Are you Jewish?
A young girl with brown hair gathered into a neatly assembled ponytail asks me this, as I wait for the 4 train on Franklin Avenue.
This isn’t the first time I’ve been asked this. Many times throughout the year, Orthodox men wearing thick beards and dark clothing have come up to me wanting to give me Shabbas candles or call out the songs of the shofar or just simply pray with me.
In the past, I have said yes. But my answer is far more complicated than that. I am not Jewish.
For a long time, I was Agnostic leaning toward Atheist. Perhaps dabbling in yoga has stretched my body out enough to progress my leaning into full-blown Atheist.
It’s not that I don’t believe in anything. I believe in Poetry. I believe in the magic of nutrition and the reward of eating a good meal and my body’s reaction. I believe in gun control. I believe in global warming. I believe in the power of free speech. I believe.
It’s just that I’ve been inside too many rooms where too much has happened for me to still get down on my knees and pray to a / some God.
I wish. And I have thoughts seeped in devoted pleas, but I’m more moved by the strength and rise of the sun, rather than the inscribed stories written in the best-selling book of all time.
In the past, I have said YES to these religious men who have asked me if I were Jewish because it seemed easier to say one word (that they were already expecting) then qualify my atheism. But two weeks into a new year and I guess I just want to stop obliging so much. So, when this young child asked me, I said: No.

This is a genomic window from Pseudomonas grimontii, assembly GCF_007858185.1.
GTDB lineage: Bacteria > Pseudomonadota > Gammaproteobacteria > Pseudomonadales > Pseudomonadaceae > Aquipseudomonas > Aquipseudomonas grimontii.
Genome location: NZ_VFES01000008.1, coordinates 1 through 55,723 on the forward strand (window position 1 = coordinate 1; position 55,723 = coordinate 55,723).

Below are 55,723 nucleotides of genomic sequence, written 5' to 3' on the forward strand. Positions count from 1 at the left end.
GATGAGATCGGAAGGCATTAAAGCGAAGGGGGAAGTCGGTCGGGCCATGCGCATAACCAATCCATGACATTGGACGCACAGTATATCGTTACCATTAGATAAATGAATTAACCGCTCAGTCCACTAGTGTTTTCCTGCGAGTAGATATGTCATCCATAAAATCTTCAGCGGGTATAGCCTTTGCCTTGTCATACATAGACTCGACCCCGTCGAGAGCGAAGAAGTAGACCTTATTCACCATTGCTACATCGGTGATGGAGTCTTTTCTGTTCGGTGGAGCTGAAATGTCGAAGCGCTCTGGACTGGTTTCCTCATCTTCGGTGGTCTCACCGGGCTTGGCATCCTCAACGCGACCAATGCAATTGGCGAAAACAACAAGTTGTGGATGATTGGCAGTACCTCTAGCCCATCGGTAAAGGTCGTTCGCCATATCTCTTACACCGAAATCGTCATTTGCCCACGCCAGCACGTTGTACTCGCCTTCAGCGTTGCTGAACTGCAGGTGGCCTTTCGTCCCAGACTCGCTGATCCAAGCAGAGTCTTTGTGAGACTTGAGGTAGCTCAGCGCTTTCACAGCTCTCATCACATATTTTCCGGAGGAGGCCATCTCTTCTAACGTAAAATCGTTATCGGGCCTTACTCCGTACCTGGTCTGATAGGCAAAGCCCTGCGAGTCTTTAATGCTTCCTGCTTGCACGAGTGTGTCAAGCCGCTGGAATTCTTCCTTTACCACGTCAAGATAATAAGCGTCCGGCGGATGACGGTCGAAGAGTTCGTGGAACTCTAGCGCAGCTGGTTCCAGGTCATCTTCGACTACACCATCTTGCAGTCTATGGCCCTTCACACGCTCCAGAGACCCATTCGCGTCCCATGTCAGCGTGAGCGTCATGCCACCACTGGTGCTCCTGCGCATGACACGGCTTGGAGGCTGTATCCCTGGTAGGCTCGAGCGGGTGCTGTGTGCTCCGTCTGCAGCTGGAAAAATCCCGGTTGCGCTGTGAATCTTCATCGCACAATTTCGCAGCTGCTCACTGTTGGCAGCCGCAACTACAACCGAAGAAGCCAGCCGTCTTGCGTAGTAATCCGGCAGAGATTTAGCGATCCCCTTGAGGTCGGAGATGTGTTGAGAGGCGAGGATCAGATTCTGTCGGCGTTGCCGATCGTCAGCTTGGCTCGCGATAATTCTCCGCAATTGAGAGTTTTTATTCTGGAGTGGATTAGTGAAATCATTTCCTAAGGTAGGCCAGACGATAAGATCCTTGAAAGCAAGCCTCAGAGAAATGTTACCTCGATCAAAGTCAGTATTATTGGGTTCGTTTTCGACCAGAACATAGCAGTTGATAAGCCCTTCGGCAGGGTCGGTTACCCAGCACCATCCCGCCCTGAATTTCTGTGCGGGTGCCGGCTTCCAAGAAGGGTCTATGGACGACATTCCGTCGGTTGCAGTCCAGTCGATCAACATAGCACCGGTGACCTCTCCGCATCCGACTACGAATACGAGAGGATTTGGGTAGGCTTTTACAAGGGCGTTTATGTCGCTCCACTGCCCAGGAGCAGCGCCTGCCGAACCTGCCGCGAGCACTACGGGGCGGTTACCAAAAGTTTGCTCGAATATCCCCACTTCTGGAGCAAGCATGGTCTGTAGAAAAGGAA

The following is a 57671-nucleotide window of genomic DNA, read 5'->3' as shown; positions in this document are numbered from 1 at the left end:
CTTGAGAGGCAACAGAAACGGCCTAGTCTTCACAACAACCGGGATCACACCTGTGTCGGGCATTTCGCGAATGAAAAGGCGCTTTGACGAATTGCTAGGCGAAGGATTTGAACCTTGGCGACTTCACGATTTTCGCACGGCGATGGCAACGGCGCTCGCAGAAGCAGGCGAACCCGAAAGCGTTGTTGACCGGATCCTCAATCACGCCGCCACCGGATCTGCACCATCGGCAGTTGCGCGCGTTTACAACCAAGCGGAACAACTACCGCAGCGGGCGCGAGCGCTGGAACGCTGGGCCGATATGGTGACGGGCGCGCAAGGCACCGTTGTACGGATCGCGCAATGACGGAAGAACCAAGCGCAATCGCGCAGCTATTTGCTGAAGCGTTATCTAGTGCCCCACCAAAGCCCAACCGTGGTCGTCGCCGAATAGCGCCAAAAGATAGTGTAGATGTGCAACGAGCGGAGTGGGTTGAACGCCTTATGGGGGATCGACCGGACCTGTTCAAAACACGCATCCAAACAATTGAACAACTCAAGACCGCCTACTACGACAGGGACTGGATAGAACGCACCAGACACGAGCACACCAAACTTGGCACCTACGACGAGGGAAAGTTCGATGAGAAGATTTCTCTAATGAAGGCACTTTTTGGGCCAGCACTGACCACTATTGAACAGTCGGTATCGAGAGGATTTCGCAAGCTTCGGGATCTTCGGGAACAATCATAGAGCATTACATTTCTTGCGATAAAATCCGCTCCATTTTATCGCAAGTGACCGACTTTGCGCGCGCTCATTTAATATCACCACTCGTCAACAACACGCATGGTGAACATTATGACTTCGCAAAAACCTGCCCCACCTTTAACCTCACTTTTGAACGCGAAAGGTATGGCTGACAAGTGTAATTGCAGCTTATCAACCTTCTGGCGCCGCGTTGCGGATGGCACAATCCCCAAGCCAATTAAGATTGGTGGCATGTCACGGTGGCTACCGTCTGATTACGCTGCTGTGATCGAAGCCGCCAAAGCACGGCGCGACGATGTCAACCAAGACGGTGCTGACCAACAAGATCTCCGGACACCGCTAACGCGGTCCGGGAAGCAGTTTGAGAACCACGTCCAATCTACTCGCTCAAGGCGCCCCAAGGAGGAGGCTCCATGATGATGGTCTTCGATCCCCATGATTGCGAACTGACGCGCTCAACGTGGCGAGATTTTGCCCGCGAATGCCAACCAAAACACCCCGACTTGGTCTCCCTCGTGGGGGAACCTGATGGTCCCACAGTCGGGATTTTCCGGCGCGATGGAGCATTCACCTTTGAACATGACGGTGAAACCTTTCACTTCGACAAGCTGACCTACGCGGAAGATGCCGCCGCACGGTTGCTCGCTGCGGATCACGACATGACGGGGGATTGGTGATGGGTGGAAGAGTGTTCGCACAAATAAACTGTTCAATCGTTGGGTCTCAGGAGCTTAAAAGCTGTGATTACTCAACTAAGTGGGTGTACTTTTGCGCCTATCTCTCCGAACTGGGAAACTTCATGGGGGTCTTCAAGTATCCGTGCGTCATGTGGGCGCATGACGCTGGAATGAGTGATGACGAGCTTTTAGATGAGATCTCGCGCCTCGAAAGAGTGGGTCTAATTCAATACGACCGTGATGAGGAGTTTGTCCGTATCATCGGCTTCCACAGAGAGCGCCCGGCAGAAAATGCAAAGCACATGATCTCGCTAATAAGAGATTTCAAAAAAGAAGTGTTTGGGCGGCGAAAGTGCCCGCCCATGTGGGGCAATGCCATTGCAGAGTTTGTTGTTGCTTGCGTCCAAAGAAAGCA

Suddenly my body got really, really hot. Granted, I was wearing many layers at the time, but it is Winter and this is the costume we must wear: scarf, several textures of shirts on top of each other and jacket (maybe 2) and heavy socks and hat and gloves and
I was sweating.
Suddenly, the train came and I watched her and her family get on the same car as me, though we were at different ends.
I looked toward her and noticed her notice me.
Then….her father. Right beside me.
“I think you might be Jewish,” he said.
And I couldn’t help but wonder what about me led him to think this. My bright red hair? The curls? Do Jews have dreadlocks? I’m poorly dressed and have been called messy by a number of women. Is that a tip-off? My nose? My thin lips? My dimples?
“I…I don’t practice,” I said.
“Your parents are Jewish. So you are.”
The thing is, I didn’t feel bombarded. I have a bias against men like him: white, middle-aged. But he wasn’t a man standing in front of me, handing me candles for praying and a pamphlet. He was a devout believer. He wasn’t pushy, nor did I feel threatened by his question in any way.
And I wonder. Why don’t we do this more often.
We ask: how are you?
We ask: what do you do for a living?
But what about:
Are you a Poet?
Are you happy?
What do you believe in?
How do you find a way out of your suffering?
Are you hungry?
What are you reading?
What words stain your wrist?
Where do your tears come from?
These men…this child…they are bold enough…such unwavering believers…that they are fearless. They go up to strangers and ask them this question without any judgement of their answer. Both child and father looked deep into me. My NO did not matter. They saw religion in me. Even if it is the religion of poetry; it is something.
I feel my feet curve from side-to-side in my black boots that are torn and have a not-so-secret hole in the
soul sole that invites rainwater in. My migraine is back like a lover that I never loved in the first place. And the pain in my mind tries to take me away from my day. Smothering. Debilitating.
But in the evening, I fall against poets and we pray without finger-clasp. Without stained-glass windows or angels or illuminated memorials. We toast to words and I feel the belief inside them. And I don’t even have to ask. Although…I think I understand the power of hearing one’s answer.